Evaluating Your Thesis Statement Study Guide (page 2)

Updated on Oct 1, 2011

2. The Discover-as-You-Go Draft

Some professional writers insist they cannot stand to write outlines, and they can't wait to get started, so they plunge right in. Most often, these writers are actually practicing a lengthened version of the prewriting technique that you learned about in Lesson 10. These writers can't wait to write an outline first; instead, they write as quickly as they can, discovering, even as they write, the thesis and the supporting details of the argument that they will eventually rework and revise.

This type of drafting can be rather chaotic, and usually results in extended rewrites and extensive editing in subsequent drafts. Another disadvantage to this plunge-right-in approach is that it frequently leads the writer down deadend alleys far away from the original destination. Writer Anne Lamott calls this kind of draft a down draft, the draft in which you just get it down. She names the next draft the up draft, the draft in which you fix it up.


You will make your writing work much easier if you use the first drafting technique. Don't be tempted to start right in on good writing. It requires advance planning. If you spend the effort and take the time to do this advance planning, your actual writing time will be shorter and less filled with frustration and false starts.

Beginning The Evaluation Process

Before you apply yourself to the evaluation of your draft, you may want to subject it to a peer review. That's a fancy way of saying that you consult with a trusted friend to get an objective opinion about your work. This is not an obligatory step, but it's a very popular one that you may want to try.

There's hardly a professional writer alive who doesn't have a back-up team of other writers who read early drafts and provide feedback, no matter how rough the drafts are. In many cities, writers rent office space together where they can sit side by side and easily compare early drafts. Next time you go past a coffee shop, take a look around; you're likely to spot writers hunched over a small table together comparing rough drafts.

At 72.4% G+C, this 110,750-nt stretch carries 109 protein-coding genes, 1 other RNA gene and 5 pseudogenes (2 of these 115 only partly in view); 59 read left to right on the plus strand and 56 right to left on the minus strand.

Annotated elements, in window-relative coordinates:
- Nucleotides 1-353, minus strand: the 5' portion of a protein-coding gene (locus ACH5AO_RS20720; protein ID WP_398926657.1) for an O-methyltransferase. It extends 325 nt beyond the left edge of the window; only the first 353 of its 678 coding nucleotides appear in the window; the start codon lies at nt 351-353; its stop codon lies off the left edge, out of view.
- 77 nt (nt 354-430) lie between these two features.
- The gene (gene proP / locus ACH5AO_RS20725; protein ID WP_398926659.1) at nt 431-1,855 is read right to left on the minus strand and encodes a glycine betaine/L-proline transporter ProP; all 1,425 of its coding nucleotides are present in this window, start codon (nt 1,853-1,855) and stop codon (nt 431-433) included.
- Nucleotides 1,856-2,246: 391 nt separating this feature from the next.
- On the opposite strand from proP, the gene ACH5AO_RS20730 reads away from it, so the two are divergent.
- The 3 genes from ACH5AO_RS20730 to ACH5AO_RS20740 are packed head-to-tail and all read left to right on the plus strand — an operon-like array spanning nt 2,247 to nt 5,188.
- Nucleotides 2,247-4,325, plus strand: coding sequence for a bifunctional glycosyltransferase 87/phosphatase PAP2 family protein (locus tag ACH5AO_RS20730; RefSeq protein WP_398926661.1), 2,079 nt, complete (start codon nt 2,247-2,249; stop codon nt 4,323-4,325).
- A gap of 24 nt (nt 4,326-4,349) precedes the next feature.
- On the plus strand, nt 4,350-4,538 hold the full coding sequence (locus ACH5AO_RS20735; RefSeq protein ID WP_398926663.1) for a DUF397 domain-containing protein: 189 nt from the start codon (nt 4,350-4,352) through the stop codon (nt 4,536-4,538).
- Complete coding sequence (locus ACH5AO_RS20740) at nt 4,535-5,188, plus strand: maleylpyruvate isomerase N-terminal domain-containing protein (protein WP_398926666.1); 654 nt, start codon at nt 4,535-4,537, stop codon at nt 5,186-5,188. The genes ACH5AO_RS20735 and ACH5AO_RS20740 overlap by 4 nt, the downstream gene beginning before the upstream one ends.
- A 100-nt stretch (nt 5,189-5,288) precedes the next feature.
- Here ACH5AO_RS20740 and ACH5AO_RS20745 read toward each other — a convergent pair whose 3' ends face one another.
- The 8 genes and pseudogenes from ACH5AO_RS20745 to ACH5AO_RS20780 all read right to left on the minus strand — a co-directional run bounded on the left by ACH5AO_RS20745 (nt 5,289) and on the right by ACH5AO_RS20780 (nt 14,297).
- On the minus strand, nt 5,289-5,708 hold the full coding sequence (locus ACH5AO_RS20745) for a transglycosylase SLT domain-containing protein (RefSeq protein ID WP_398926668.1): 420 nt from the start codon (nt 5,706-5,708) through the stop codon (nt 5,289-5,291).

How To Conduct A Peer Review

If you choose to have a peer review, select your reviewer carefully. You're asking a big favor: a serious reading of your work that results in thoughtful input. You need a friend you can trust to take on this assignment seriously. Give your friend a deadline (the next day is usually good) and set a time when the two of you can sit together quietly and go over the essay draft together. The job of the reviewer is not to correct your grammar and spelling. The reviewer's assignment is to get an overview of your essay, its thesis and conclusion, its strengths and its weaknesses, and in so doing help you figure out how to start improving it.

Write out for your reviewer a short list of questions about your essay draft to help guide the review process:

  • What is your overall impression of the essay? Thumbs up or thumbs down?
  • Did it interest you or bore you? (Be honest.)
  • Were there places in which you wished for more explanation?
  • Did you get confused anywhere?
  • Were you convinced by my thesis and conclusion?

During the peer review session with your friend, take careful notes on the feedback you get. (And remember to say thank you.)

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